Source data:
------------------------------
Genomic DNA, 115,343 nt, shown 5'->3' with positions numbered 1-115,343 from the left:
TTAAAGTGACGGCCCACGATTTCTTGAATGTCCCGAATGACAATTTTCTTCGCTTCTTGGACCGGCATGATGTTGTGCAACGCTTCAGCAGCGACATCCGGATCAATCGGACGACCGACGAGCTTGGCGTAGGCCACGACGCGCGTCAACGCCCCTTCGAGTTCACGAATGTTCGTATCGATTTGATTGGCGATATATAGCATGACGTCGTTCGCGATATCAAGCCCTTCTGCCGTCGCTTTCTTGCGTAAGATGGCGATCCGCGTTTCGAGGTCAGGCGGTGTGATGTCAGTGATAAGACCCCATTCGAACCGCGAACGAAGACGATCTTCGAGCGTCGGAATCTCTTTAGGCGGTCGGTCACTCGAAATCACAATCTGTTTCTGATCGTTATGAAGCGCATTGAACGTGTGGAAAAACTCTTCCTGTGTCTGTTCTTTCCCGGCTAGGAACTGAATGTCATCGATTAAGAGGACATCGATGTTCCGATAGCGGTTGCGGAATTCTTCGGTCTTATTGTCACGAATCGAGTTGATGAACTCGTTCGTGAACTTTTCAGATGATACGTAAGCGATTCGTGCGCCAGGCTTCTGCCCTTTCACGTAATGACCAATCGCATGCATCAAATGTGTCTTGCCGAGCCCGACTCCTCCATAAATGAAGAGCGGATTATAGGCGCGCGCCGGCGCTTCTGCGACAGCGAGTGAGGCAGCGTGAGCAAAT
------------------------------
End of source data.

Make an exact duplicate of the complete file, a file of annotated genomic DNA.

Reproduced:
Genomic DNA, 115,343 nt, shown 5'->3' with positions numbered 1-115,343 from the left:
TTAAAGTGACGGCCCACGATTTCTTGAATGTCCCGAATGACAATTTTCTTCGCTTCTTGGACCGGCATGATGTTGTGCAACGCTTCAGCAGCGACATCCGGATCAATCGGACGACCGACGAGCTTGGCGTAGGCCACGACGCGCGTCAACGCCCCTTCGAGTTCACGAATGTTCGTATCGATTTGATTGGCGATATATAGCATGACGTCGTTCGCGATATCAAGCCCTTCTGCCGTCGCTTTCTTGCGTAAGATGGCGATCCGCGTTTCGAGGTCAGGCGGTGTGATGTCAGTGATAAGACCCCATTCGAACCGCGAACGAAGACGATCTTCGAGCGTCGGAATCTCTTTAGGCGGTCGGTCACTCGAAATCACAATCTGTTTCTGATCGTTATGAAGCGCATTGAACGTGTGGAAAAACTCTTCCTGTGTCTGTTCTTTCCCGGCTAGGAACTGAATGTCATCGATTAAGAGGACATCGATGTTCCGATAGCGGTTGCGGAATTCTTCGGTCTTATTGTCACGAATCGAGTTGATGAACTCGTTCGTGAACTTTTCAGATGATACGTAAGCGATTCGTGCGCCAGGCTTCTGCCCTTTCACGTAATGACCAATCGCATGCATCAAATGTGTCTTGCCGAGCCCGACTCCTCCATAAATGAAGAGCGGATTATAGGCGCGCGCCGGCGCTTCTGCGACAGCGAGTGAGGCAGCGTGAGCAAAT